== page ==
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1. Lantern Brewing938 N 95th St, Seattle
2. Damn the Weather116 1st Avenue S, Seattle
3. Elysian Bar1516 2nd Ave, Seattle
4. The Canterbury Alehouse534 15th Ave E, Seattle
5. Comet Tavern922 E Pike St, Seattle
6. Mezcaleria Oaxaca422 E Pine St, Seattle
7. Toronado1205 NE 65TH AVE, Seattle
8. Babirusa2236 Eastlake Ave E, Seattle
9. Tallulah's550 19th Ave E, Seattle
10. Single Shot611 Summit Ave E, Seattle
11. Quality Athletics115 S King St, Seattle
Launched back in 2011, LB's been focused on making "unhurried" Belgian-style brews, and the North Seattle brewery didn't exactly hurry to open a tasting room either, but good things come to those who wait. And by good things we mean an 8% Abbey-style Tripel -- a lightly hopped (for a change) pale ale.
This cozy little bar with open brick walls and few rustic details keeps well with the atmosphere of its historic Pioneer Square neighborhood. With only a few local ciders and beers, Damn the Weather deals in a rotating selection of veggie-heavy shared plates and in cocktails, which on its menu range from "tall and fizzy," like the Chilcano to "short and fresh," like the scotchy Godfather Part II to "boozy and evocative," like the Tuxedo No. 3 with a daring dash of absinth.
From the crew behind some of Seattle's best beers, and run by some of Seattle's best barmen (Murray Stenson's behind the bar some nights!), this cocktail spot is a departure from their other suds-heavy locations, but in the best, most bricked-walled, and scratch-booze-beverage-laden way possible.
Canterbury has been a longstanding refuge for people from all walks of life. The scuzzy dive bar got revamped and feels more chalet-like than ever. Don't worry, it still has cheap booze, hearty food, and a bad ass staff.
Though music doesn’t happen quite as often as it used to, the booze flows aplenty and the bar connects to Lost Lake next door so you can grab a late-night breakfast/plate of tater tots.
Mescaleria Oaxaca’s behemoth location on the corner of Pine and Summit sports little-to-no signage, but does come complete with rooftop dining and one of the most impressive selections of mescal in this market. Pair that with eats like fried quesadillas and sautéed shrimp tacos with pico, and you've got a winning combo for Mex eats in Cap Hill.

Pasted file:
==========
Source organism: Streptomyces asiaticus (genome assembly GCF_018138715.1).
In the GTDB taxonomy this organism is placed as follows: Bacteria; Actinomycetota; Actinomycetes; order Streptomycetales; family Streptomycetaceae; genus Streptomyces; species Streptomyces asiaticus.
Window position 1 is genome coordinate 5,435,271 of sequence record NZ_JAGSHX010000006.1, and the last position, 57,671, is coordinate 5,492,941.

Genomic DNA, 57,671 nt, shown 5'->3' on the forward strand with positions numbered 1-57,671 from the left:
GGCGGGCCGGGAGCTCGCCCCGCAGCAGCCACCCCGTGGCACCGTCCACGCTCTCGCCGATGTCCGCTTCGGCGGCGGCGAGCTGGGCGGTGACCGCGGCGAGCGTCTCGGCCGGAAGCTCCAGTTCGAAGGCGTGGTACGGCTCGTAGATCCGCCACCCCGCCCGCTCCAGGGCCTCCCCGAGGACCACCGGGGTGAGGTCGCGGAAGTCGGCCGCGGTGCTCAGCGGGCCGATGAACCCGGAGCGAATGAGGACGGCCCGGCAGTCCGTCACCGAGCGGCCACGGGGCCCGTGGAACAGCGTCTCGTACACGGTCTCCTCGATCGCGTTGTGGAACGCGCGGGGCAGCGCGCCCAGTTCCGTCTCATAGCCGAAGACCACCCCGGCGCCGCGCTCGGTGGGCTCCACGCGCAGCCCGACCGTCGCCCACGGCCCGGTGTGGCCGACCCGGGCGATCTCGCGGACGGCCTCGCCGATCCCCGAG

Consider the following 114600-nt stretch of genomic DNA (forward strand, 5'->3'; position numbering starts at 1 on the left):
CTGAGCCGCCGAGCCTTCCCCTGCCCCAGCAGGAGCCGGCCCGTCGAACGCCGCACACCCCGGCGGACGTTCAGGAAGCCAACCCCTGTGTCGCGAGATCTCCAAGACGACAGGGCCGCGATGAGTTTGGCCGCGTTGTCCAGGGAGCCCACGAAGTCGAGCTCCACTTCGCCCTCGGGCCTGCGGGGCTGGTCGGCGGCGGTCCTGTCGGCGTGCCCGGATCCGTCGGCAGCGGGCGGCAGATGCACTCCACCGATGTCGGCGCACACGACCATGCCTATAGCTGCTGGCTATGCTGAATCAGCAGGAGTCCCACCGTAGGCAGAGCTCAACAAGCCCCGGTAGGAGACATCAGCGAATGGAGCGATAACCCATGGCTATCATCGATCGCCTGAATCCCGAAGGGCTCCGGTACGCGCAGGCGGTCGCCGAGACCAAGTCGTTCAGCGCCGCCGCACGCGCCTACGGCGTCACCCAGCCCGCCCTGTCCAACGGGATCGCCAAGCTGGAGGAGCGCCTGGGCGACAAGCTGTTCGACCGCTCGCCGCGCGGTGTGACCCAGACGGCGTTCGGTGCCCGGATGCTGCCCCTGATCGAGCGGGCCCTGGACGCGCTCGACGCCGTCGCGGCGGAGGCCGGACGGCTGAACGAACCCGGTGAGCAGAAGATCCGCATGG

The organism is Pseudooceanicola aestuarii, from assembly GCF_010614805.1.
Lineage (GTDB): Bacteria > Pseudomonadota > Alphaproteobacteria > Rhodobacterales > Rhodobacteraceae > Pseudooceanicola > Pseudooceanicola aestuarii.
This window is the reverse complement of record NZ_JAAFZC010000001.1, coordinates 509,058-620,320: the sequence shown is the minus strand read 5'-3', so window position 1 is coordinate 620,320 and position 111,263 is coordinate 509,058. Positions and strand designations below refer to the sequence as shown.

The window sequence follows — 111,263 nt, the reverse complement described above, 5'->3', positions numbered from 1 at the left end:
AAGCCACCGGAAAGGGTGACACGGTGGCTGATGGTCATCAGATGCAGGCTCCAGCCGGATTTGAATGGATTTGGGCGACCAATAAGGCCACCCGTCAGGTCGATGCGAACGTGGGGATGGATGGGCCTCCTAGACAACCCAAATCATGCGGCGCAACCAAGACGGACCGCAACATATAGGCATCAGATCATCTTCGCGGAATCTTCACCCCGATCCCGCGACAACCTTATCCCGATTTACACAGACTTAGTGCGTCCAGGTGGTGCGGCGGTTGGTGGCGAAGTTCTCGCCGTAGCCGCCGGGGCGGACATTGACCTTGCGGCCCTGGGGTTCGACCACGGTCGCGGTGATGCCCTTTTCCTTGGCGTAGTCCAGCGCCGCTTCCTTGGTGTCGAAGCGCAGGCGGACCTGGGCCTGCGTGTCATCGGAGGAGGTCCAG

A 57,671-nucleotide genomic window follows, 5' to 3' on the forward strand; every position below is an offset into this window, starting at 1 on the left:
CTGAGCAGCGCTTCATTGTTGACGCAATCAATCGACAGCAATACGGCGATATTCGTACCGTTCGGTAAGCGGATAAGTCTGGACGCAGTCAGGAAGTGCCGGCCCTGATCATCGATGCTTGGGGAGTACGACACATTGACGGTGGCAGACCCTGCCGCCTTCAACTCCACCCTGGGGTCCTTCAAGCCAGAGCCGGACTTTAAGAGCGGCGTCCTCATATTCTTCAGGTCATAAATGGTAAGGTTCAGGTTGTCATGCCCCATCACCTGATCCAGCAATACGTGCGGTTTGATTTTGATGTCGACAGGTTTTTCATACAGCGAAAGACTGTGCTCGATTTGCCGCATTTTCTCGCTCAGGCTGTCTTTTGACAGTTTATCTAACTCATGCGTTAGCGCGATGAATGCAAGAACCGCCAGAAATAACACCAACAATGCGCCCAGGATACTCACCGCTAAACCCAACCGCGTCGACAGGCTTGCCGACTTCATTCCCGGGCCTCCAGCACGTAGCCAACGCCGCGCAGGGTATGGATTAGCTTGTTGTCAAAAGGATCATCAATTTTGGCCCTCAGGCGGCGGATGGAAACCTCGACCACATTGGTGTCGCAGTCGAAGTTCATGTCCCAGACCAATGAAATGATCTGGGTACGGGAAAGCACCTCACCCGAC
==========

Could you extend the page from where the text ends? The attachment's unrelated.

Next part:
Opened in Mutiny Hall's old space, this new beer bar is an outpost of a famed San Francisco suds-slinger, but it's helmed by a dude who's worked at local beer spots like Bottleworks, and the Burgundian, and who is pouring 40 carefully curated brews.
The sister restaurant to Blind Pig Bistro is really more of an alcoholic counterpart in this family. Babirusa serves all kinds of beer, wine, and cocktails and is open from noon to 3pm for lunch and 5pm to midnight for dinner.
This eatery serves up innovative dishes like Hanger steak with charmoula and baby turnips and lamb burgers. To drink? Tallulah’s keeps two cocktails on tap (Basil Rickey and Marley’s Tonic) plus a hefty selection of original cocktails like the Fallows Aid which has scotch, fernet Jelinek and Dry Curaçao and the Quarter Horse which highlights bourbon, a seasonal shrub, citrus, and Rachel’s ginger beer.
Helmed by some of the dudes behind Re:public, this cozy, Top Pot-adjacent 40-seater will, if you ask nicely, gladly pour you a double, but more importantly, they'll also serve you some next-level bar eats like Black Rice & Black Mussels w/ uni, crisp pork belly & fennel.
This upscale sports bar in Pioneer Square has it all: tons of flat screens, a slushy machine, a rooftop garden, fire pits, and an AstroTurf bar out back. And that's before you even get to the food and drink. Quality Athletics is backed by restaurant giant the Huxley Wallace Collective, so although the food follows bar food norms (wings, nachos, burgers, BBQ), it's prepared by a top-notch chef. Its local craft beer selection ain't bad, either.